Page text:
ARCHITECT, Byzantine
(active 530s in Constantinople)

Exterior view

Hagia Sophia, Istanbul

The Hagia Sophia ("Holy Wisdom") is a former Greek Orthodox Christian patriarchal basilica, later an Ottoman imperial mosque and now a museum. It was constructed on the orders of the Byzantine Emperor Justinian I between 532 and 537, and was the third Church of the Holy Wisdom to occupy the site, the prior one having been destroyed by rioters in the Nika Revolt. It was designed by the Greek geometers Isidore of Miletus and Anthemius of Tralles.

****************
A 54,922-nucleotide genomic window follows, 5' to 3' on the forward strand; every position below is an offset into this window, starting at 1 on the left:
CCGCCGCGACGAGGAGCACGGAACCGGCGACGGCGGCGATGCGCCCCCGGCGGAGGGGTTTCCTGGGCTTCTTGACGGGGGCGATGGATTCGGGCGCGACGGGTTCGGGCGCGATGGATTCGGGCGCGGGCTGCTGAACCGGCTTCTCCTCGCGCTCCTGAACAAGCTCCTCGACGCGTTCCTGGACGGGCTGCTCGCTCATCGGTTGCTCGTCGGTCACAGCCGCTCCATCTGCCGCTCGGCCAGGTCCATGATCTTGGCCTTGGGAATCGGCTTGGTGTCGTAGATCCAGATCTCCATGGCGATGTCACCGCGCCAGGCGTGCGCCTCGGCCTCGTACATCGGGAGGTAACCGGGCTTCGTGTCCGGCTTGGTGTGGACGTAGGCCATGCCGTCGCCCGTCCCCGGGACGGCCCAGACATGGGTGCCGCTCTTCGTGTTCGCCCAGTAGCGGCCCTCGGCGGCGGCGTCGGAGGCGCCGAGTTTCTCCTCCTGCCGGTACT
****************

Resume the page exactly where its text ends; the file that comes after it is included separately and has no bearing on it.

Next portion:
The building was famous for its massive dome. The minarets were built in the 16th century. From its initial conversion into mosque in 1453 until the construction of the nearby Sultan Ahmed Mosque (Blue Mosque of Istanbul) in 1616, it was the principal mosque of Istanbul. The Byzantine architecture of the Hagia Sophia served as inspiration for many other Ottoman mosques.

© Web Gallery of Art, created by Emil Krén and Daniel Marx.